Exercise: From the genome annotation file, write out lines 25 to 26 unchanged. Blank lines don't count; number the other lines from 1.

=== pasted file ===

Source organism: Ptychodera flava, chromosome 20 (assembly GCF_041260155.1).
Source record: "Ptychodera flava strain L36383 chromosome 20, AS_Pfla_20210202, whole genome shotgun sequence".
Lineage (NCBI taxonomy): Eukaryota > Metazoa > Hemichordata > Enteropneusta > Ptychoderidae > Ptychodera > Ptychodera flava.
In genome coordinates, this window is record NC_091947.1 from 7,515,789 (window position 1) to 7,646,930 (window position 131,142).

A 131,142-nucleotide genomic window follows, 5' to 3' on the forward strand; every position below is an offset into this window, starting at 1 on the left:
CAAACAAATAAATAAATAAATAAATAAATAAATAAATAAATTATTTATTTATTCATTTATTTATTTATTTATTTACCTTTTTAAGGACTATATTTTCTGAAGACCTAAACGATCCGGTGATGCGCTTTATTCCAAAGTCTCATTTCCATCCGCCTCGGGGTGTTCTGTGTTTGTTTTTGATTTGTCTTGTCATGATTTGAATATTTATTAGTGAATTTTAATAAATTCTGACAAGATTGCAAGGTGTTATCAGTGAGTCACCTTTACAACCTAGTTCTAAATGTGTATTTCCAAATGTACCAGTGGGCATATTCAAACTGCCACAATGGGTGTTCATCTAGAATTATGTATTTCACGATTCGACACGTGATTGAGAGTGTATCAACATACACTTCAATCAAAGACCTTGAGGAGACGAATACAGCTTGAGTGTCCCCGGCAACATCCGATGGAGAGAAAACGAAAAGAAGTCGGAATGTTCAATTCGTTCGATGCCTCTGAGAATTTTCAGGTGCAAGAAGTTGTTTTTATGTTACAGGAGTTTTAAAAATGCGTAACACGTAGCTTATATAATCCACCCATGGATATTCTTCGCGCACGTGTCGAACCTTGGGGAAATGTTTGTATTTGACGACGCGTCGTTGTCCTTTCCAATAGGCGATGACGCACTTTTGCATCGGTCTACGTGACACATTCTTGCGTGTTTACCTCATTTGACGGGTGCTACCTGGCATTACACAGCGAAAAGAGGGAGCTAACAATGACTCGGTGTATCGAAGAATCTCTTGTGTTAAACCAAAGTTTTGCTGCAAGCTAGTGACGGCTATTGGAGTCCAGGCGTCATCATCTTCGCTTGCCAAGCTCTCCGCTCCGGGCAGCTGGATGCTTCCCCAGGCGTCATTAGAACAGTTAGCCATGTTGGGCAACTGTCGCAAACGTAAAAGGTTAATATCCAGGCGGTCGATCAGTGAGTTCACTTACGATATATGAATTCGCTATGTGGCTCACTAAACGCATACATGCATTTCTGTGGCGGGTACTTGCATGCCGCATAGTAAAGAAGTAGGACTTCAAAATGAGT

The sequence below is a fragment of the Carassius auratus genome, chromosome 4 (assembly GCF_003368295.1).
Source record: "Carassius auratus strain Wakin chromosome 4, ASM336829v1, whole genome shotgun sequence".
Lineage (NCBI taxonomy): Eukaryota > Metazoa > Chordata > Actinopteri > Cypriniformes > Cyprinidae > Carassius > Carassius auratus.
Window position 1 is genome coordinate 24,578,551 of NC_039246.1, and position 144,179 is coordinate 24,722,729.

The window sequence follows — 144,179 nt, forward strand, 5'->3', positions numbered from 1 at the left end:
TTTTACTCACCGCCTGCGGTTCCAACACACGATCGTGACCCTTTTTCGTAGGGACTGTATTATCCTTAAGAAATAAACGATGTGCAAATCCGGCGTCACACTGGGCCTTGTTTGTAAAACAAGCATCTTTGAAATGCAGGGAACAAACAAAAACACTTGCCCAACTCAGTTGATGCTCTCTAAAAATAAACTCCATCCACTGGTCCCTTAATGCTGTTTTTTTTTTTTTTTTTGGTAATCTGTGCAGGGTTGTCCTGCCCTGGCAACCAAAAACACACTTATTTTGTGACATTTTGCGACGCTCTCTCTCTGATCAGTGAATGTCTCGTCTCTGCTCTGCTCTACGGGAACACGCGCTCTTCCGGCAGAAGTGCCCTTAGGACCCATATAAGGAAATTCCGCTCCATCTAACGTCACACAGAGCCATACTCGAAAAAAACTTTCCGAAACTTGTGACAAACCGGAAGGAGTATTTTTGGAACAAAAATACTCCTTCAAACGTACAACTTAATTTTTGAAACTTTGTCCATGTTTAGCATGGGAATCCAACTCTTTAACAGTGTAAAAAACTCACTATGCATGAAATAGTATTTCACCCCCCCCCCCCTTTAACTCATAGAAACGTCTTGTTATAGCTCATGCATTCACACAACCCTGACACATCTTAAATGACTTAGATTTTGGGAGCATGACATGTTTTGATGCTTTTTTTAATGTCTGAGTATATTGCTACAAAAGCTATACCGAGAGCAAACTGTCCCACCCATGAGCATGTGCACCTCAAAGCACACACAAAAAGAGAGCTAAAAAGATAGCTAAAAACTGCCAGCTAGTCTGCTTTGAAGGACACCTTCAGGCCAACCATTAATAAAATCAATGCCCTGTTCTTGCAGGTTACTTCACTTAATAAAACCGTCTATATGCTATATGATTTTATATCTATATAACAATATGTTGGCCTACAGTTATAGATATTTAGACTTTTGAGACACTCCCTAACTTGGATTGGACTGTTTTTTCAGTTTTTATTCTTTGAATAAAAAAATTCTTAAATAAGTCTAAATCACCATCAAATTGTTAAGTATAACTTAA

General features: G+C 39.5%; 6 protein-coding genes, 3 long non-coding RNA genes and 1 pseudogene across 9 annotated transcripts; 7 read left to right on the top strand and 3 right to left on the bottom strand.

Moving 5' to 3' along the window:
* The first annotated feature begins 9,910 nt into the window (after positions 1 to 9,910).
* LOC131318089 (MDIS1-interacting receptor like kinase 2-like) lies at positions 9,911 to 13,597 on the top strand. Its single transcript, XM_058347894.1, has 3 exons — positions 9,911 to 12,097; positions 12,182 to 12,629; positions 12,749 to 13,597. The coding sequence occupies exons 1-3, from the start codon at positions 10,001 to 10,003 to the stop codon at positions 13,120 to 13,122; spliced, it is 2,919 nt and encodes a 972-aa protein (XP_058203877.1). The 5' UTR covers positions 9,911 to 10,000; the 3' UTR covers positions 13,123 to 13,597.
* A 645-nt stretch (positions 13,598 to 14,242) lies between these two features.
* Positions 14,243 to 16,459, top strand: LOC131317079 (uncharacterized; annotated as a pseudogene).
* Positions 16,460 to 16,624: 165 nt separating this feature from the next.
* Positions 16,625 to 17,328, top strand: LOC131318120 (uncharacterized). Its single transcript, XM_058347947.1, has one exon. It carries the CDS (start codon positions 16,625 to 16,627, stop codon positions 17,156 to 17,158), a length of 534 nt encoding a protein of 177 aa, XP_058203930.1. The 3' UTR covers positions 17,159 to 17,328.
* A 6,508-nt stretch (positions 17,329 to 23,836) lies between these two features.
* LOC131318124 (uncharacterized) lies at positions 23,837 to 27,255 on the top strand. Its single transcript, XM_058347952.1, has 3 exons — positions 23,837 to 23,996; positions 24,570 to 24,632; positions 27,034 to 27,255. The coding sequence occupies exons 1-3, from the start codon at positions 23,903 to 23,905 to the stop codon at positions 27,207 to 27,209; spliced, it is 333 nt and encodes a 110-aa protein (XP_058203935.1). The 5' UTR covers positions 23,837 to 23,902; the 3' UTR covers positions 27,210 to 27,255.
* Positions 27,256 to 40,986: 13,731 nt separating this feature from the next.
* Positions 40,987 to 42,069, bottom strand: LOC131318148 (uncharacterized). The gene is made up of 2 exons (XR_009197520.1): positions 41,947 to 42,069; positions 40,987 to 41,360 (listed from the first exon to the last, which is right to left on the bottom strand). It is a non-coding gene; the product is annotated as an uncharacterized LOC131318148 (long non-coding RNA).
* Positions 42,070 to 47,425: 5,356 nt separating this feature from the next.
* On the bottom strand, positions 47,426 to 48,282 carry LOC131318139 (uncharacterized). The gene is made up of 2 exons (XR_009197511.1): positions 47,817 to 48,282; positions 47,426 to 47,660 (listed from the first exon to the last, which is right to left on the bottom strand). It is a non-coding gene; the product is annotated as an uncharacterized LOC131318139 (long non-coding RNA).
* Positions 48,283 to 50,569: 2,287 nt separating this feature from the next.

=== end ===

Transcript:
* Positions 42,070 to 47,425: 5,356 nt separating this feature from the next.
* On the bottom strand, positions 47,426 to 48,282 carry LOC131318139 (uncharacterized). The gene is made up of 2 exons (XR_009197511.1): positions 47,817 to 48,282; positions 47,426 to 47,660 (listed from the first exon to the last, which is right to left on the bottom strand). It is a non-coding gene; the product is annotated as an uncharacterized LOC131318139 (long non-coding RNA).